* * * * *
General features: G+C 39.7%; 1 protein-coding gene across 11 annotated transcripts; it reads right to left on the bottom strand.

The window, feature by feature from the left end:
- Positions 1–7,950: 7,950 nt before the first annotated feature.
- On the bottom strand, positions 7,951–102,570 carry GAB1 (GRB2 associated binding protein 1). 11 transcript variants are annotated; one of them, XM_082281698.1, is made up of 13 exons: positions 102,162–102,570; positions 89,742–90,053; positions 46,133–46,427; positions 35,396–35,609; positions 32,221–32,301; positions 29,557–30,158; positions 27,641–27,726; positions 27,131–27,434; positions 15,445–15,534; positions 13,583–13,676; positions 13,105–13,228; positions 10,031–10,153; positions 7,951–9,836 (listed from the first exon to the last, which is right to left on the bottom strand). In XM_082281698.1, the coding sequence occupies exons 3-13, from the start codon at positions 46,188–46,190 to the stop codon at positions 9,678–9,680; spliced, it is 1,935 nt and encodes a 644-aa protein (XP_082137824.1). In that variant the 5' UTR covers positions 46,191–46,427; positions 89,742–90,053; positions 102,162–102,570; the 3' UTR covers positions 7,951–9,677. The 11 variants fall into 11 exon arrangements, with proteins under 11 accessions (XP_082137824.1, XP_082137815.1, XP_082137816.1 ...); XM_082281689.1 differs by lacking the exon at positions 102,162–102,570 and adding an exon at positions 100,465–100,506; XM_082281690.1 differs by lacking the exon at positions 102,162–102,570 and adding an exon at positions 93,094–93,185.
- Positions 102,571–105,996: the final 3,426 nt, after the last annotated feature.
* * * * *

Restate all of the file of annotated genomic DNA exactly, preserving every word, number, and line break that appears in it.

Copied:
General features: G+C 39.7%; 1 protein-coding gene across 11 annotated transcripts; it reads right to left on the bottom strand.

The window, feature by feature from the left end:
- Positions 1–7,950: 7,950 nt before the first annotated feature.
- On the bottom strand, positions 7,951–102,570 carry GAB1 (GRB2 associated binding protein 1). 11 transcript variants are annotated; one of them, XM_082281698.1, is made up of 13 exons: positions 102,162–102,570; positions 89,742–90,053; positions 46,133–46,427; positions 35,396–35,609; positions 32,221–32,301; positions 29,557–30,158; positions 27,641–27,726; positions 27,131–27,434; positions 15,445–15,534; positions 13,583–13,676; positions 13,105–13,228; positions 10,031–10,153; positions 7,951–9,836 (listed from the first exon to the last, which is right to left on the bottom strand). In XM_082281698.1, the coding sequence occupies exons 3-13, from the start codon at positions 46,188–46,190 to the stop codon at positions 9,678–9,680; spliced, it is 1,935 nt and encodes a 644-aa protein (XP_082137824.1). In that variant the 5' UTR covers positions 46,191–46,427; positions 89,742–90,053; positions 102,162–102,570; the 3' UTR covers positions 7,951–9,677. The 11 variants fall into 11 exon arrangements, with proteins under 11 accessions (XP_082137824.1, XP_082137815.1, XP_082137816.1 ...); XM_082281689.1 differs by lacking the exon at positions 102,162–102,570 and adding an exon at positions 100,465–100,506; XM_082281690.1 differs by lacking the exon at positions 102,162–102,570 and adding an exon at positions 93,094–93,185.
- Positions 102,571–105,996: the final 3,426 nt, after the last annotated feature.